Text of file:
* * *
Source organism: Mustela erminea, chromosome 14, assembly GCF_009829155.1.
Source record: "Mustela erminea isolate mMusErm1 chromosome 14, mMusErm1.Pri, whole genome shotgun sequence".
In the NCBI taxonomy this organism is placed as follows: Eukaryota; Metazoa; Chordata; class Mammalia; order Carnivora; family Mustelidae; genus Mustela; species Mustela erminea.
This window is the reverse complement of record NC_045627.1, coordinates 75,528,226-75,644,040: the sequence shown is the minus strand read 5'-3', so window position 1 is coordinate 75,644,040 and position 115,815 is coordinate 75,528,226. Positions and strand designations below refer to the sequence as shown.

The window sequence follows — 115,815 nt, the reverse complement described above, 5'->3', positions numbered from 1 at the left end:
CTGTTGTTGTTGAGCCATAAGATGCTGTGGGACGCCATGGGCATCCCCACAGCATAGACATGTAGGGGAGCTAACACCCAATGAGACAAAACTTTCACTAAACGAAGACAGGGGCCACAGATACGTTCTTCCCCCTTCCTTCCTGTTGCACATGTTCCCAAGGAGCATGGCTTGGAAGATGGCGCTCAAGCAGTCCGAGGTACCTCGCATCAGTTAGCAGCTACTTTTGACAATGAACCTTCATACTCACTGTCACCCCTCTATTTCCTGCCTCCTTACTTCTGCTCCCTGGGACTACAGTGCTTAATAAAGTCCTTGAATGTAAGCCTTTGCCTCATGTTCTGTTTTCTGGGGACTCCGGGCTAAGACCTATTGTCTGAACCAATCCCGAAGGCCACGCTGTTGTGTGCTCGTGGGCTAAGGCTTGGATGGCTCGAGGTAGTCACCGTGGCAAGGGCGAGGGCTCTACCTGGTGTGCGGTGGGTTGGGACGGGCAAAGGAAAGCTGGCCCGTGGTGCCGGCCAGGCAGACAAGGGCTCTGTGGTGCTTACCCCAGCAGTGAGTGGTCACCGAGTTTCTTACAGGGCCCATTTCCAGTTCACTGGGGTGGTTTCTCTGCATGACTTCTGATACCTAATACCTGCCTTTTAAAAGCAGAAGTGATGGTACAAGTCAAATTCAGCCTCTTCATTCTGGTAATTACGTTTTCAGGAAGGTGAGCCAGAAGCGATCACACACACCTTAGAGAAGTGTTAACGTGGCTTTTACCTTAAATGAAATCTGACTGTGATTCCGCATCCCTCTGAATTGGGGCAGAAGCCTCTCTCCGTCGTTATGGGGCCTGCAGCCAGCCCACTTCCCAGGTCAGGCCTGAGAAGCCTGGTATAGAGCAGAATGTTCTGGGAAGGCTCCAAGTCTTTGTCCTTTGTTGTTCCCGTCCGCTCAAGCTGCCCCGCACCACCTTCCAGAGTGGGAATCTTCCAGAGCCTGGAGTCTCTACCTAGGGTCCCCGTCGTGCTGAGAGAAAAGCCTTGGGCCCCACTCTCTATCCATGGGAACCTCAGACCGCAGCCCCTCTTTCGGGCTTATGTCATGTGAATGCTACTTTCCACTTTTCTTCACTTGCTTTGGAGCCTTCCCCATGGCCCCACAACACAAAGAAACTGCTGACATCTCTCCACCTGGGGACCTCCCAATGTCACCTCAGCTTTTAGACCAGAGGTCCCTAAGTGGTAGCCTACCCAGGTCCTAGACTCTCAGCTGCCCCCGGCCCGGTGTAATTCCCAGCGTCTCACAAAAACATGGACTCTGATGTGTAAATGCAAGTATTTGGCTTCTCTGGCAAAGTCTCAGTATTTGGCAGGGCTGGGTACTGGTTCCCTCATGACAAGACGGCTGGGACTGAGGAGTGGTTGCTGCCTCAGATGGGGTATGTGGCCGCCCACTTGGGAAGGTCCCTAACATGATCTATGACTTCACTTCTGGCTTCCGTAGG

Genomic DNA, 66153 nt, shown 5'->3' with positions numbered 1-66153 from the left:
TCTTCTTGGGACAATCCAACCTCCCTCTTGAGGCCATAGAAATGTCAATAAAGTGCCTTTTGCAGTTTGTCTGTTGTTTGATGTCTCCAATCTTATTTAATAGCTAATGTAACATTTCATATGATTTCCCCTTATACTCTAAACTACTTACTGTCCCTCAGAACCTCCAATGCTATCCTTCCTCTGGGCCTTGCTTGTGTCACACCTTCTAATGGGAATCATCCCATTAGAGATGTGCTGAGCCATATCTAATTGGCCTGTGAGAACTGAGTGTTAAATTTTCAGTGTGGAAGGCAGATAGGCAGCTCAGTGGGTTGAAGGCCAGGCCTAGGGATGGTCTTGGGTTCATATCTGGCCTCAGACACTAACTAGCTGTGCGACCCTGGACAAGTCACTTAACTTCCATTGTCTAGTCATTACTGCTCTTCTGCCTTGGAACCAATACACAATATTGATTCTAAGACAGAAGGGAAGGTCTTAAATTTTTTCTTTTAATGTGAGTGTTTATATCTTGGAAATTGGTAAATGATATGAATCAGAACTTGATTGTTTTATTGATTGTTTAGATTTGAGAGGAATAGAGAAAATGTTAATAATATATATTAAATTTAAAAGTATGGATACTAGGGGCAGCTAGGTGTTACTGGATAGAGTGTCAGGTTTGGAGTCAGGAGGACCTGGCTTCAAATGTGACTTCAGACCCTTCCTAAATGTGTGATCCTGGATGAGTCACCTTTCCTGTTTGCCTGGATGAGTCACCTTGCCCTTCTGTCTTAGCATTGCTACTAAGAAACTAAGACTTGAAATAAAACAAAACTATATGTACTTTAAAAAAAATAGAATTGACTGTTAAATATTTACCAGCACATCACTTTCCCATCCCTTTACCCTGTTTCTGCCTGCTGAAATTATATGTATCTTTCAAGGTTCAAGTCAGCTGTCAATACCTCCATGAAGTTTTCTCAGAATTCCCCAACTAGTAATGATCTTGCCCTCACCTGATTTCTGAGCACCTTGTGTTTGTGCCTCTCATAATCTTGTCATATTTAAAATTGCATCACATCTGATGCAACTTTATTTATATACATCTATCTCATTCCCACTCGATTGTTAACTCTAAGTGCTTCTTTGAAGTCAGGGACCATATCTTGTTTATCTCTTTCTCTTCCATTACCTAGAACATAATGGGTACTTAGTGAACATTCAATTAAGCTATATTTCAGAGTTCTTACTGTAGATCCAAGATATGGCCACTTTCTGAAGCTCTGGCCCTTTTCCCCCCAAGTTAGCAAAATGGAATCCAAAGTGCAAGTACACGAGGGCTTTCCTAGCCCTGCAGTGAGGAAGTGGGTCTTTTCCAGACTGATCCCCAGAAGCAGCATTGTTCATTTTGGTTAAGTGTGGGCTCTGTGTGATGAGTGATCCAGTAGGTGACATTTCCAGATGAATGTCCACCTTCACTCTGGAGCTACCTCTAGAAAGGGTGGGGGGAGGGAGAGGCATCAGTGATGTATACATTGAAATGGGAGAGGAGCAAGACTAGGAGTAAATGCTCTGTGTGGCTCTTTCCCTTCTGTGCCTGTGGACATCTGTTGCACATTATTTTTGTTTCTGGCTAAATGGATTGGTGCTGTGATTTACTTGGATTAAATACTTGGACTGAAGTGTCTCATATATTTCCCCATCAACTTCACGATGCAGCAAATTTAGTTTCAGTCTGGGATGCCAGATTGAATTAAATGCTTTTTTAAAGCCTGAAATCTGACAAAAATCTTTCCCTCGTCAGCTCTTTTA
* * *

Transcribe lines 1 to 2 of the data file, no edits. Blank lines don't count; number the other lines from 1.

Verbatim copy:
Source organism: Mustela erminea, chromosome 14, assembly GCF_009829155.1.
Source record: "Mustela erminea isolate mMusErm1 chromosome 14, mMusErm1.Pri, whole genome shotgun sequence".